Physics definition of work and lifting

My calculus text (Swokowski, Olnikc, Pence, 6th edition) gives the formula for work as $W = Fd$ and then goes on to explain that if the force varies over the distance the formula becomes an integral.

As part of an example, it then shows that the work to lift a 500 lb beam 30 feet would be 500 * 30 = 15,000 ft-lb. But don't we have to exert an upward force greater than the weight of the beam somewhere in our model in order to get the beam to move up? Then the work would be greater than 15,000 ft-lbs according to the definition of work.

It seems that in setting up integrals or just using the formula W = Fd examples always use the weight of the increment or object to be lifted without taking into account the fact that more than that force must be exerted at some point in order for the thing to move upwards.
By the formula W = Fd, if we greatly accelerate an object upwards, the work done lifting the object will be greater than if a lesser acceleration is applied across the same distance, but examples in my book don't seem to take this into account. (I am assuming that F = ma, and of course the mass stays constant.)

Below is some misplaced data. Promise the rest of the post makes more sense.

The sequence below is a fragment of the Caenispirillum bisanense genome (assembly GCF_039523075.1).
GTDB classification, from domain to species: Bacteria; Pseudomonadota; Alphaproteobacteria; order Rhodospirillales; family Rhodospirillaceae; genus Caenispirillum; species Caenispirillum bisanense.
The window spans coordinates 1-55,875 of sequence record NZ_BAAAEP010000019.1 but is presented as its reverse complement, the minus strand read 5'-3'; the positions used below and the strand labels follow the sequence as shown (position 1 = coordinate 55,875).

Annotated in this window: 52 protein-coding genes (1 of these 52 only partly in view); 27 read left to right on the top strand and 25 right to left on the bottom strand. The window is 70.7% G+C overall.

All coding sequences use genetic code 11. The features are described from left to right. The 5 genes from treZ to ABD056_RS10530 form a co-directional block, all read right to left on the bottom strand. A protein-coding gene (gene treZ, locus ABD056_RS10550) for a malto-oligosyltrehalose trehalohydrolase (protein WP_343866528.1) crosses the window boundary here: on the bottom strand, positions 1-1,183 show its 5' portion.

• Just so you know what is coming, there definition given here is a 1D restriction of the more general form $\mathrm{d}W = \vec{F} \cdot \mathrm{d}\vec{s}$ where $\mathrm{d}\vec{s}$ is a path element, and the '$\cdot$' represents the dot-product (AKA inner-product or scalar-product) between two vectors. – dmckee Jun 20 '17 at 16:58